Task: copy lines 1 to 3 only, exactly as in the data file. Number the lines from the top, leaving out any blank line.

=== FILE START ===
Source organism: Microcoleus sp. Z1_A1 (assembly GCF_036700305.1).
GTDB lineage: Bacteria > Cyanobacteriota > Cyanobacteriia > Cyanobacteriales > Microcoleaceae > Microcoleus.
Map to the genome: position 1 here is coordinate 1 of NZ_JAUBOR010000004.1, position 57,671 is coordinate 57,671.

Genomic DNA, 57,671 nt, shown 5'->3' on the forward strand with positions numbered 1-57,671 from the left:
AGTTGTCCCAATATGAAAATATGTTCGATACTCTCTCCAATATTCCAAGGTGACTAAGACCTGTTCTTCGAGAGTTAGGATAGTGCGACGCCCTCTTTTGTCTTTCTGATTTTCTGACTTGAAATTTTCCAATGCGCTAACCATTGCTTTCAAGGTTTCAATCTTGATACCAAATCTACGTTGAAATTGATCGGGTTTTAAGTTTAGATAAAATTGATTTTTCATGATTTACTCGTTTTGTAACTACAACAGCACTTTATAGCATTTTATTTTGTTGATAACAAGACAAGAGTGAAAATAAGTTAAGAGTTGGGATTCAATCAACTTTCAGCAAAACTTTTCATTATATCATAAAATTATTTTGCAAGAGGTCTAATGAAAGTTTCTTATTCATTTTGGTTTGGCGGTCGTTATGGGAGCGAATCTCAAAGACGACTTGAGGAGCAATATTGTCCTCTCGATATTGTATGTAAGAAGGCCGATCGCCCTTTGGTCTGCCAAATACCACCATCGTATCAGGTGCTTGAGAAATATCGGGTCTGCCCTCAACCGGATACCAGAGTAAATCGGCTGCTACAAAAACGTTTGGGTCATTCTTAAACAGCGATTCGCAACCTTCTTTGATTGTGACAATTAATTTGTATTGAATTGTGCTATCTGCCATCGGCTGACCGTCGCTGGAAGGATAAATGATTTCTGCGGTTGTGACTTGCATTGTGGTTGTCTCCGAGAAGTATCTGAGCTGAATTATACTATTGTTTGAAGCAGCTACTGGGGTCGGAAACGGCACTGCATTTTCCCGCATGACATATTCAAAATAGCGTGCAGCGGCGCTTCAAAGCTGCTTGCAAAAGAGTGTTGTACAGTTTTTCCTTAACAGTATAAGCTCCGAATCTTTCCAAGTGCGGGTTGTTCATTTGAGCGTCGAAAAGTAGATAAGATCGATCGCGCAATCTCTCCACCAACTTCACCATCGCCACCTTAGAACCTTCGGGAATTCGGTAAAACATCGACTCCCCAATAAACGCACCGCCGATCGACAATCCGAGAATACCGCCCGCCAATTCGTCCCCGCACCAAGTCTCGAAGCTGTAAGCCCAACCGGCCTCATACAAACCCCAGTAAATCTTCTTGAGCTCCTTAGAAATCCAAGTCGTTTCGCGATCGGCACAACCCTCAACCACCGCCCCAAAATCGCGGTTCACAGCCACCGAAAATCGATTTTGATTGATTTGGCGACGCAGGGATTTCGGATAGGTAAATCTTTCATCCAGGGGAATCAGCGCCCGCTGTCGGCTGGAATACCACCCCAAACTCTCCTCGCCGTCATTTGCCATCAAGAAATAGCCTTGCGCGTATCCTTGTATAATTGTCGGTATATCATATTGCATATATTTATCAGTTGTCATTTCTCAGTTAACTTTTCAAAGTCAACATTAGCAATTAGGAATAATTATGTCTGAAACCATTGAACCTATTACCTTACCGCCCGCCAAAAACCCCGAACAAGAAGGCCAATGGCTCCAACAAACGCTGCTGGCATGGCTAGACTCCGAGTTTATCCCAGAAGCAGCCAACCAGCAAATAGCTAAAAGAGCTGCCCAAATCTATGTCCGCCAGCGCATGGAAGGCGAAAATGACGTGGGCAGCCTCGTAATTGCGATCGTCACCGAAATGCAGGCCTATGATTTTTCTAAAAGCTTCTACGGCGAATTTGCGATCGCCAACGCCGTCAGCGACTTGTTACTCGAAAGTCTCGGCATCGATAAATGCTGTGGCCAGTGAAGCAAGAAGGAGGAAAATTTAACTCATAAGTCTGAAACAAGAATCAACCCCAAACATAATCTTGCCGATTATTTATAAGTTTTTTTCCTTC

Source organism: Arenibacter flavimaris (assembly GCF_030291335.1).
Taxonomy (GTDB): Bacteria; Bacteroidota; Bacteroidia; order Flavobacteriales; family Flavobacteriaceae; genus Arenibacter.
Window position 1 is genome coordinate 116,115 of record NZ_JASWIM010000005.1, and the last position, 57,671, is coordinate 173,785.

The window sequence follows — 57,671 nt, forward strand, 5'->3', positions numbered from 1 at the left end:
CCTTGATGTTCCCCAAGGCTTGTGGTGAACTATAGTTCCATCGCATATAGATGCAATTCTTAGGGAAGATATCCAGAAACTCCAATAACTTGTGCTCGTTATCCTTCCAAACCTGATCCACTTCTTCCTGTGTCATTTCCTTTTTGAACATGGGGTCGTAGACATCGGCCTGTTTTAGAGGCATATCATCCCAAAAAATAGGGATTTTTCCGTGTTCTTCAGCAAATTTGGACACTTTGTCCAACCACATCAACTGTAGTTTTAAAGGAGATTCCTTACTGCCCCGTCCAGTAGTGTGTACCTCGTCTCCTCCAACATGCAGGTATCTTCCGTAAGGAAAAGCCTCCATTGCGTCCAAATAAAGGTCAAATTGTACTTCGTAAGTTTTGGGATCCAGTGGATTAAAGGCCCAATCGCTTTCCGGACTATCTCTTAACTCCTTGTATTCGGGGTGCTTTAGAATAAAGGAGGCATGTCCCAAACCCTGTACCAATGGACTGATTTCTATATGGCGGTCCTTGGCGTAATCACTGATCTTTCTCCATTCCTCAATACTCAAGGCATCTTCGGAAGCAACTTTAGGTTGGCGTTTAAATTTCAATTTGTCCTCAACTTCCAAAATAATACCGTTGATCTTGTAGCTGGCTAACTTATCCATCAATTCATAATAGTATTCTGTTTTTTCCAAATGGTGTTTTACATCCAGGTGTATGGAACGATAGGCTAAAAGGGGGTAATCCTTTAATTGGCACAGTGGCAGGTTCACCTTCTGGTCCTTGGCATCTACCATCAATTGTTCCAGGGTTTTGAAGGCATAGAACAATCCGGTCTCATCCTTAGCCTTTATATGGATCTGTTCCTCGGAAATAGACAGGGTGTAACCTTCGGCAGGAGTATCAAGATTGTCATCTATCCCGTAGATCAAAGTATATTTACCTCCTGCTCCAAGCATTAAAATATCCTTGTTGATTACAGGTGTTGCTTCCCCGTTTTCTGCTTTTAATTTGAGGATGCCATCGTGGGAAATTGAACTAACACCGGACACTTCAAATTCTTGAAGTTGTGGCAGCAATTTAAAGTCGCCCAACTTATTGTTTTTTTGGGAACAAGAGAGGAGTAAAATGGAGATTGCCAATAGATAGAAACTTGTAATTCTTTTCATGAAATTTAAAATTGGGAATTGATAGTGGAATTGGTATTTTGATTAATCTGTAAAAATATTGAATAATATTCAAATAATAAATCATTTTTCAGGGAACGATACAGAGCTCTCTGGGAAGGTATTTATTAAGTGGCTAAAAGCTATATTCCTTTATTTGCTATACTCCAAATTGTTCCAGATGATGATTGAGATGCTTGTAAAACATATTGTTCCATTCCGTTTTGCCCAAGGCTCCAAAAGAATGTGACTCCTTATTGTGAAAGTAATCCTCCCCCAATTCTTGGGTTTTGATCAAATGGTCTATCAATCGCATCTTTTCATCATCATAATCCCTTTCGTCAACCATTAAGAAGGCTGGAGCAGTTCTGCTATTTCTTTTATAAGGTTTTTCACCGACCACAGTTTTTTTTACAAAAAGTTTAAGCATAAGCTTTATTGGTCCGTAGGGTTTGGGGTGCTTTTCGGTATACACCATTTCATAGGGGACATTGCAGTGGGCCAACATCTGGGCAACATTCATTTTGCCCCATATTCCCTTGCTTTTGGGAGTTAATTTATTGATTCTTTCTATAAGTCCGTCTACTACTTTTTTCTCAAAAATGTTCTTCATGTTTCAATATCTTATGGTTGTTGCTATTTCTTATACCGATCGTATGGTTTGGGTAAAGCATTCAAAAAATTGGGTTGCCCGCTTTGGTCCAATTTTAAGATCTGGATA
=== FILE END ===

Source organism: Microcoleus sp. Z1_A1 (assembly GCF_036700305.1).
GTDB lineage: Bacteria > Cyanobacteriota > Cyanobacteriia > Cyanobacteriales > Microcoleaceae > Microcoleus.
Map to the genome: position 1 here is coordinate 1 of NZ_JAUBOR010000004.1, position 57,671 is coordinate 57,671.